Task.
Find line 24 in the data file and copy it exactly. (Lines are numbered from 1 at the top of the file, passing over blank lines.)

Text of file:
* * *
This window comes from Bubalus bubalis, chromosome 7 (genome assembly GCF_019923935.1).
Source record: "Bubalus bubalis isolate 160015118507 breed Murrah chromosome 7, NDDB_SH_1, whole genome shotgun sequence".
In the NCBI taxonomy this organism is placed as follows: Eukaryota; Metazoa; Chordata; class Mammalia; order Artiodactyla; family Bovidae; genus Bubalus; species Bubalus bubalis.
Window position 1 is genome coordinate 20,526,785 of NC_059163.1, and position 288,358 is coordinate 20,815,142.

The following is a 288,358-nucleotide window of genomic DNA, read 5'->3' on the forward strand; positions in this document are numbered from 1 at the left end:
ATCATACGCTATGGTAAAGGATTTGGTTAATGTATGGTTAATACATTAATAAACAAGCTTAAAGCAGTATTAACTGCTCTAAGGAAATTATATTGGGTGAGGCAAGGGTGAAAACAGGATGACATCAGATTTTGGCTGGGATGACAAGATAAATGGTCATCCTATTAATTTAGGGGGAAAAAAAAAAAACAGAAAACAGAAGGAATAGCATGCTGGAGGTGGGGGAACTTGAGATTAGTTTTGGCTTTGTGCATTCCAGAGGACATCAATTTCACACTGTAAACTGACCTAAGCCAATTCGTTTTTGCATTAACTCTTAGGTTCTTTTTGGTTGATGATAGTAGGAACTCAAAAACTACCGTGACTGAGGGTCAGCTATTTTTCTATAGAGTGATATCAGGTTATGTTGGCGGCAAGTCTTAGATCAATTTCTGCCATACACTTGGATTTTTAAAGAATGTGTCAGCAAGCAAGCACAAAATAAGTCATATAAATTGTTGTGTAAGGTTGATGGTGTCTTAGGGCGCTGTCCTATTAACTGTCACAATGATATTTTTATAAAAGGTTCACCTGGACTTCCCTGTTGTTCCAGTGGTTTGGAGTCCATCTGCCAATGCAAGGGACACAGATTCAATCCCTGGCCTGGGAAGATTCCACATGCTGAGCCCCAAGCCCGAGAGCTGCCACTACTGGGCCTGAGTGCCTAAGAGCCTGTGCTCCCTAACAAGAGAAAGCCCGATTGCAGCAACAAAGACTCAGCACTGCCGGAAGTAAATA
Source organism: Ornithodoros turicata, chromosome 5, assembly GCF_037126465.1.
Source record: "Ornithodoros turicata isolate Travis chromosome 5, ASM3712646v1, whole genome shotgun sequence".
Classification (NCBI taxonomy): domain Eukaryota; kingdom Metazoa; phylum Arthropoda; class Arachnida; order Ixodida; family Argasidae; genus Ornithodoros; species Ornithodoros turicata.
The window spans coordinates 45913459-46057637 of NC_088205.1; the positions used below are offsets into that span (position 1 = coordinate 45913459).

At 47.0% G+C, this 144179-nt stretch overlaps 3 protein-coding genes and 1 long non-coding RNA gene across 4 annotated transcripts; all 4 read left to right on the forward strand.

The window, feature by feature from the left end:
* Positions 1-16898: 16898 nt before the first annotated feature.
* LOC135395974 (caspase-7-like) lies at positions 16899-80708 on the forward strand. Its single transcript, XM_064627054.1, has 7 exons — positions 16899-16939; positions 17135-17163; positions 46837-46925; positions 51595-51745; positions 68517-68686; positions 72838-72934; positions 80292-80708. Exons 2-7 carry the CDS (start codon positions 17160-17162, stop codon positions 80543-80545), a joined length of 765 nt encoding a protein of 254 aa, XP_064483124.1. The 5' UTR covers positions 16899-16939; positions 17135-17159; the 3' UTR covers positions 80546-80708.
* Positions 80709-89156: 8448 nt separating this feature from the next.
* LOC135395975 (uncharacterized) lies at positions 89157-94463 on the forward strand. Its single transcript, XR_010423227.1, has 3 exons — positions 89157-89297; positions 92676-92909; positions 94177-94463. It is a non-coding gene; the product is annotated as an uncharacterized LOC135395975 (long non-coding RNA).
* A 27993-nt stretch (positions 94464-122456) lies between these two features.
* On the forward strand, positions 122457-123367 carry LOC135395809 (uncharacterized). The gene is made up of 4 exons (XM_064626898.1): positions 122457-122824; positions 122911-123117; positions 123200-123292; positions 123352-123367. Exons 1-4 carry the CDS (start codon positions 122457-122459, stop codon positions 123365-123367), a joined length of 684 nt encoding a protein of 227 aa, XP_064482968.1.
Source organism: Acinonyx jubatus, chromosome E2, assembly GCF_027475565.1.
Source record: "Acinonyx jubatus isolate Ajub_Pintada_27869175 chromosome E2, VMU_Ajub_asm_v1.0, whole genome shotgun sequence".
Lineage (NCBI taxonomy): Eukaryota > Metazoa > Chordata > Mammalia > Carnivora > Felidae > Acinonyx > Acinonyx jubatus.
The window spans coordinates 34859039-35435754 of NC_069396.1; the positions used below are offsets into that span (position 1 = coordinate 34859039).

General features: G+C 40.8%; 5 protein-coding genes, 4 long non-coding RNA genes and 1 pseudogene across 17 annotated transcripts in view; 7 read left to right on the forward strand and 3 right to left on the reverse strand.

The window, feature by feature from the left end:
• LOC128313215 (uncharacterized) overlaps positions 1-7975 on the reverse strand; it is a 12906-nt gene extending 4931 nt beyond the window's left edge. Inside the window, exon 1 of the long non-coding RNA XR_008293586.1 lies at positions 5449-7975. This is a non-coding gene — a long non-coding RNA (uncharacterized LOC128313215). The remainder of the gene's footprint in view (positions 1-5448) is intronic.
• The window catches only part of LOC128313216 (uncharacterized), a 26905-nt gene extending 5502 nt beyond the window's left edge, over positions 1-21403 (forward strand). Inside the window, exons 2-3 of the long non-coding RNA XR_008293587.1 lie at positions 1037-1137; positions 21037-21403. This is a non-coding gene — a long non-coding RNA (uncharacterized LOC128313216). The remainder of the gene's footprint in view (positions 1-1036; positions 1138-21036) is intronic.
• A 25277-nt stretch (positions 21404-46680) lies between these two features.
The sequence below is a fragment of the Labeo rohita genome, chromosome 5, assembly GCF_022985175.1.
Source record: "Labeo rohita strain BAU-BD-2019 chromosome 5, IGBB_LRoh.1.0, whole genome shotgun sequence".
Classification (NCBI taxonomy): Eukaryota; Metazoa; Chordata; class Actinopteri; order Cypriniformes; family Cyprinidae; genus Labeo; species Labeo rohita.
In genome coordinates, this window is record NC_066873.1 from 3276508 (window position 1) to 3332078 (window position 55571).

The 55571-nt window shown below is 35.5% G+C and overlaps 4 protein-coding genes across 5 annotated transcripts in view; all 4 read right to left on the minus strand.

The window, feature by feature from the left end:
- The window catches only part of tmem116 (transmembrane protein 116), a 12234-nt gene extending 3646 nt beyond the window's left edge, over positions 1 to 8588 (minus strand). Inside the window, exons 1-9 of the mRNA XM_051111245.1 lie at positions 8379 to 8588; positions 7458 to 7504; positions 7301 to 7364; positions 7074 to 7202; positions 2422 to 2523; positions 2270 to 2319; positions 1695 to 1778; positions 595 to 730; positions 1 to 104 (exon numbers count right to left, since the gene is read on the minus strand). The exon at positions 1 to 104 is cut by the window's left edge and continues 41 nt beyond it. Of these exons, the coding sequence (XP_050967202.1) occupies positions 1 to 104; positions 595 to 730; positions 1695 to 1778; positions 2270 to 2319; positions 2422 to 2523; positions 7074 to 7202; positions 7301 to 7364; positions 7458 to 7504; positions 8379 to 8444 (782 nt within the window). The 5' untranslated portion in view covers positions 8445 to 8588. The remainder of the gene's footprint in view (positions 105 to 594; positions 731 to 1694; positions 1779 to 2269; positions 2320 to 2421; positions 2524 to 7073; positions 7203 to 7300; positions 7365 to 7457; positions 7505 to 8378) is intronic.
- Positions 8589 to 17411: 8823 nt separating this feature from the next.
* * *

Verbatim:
The window, feature by feature from the left end: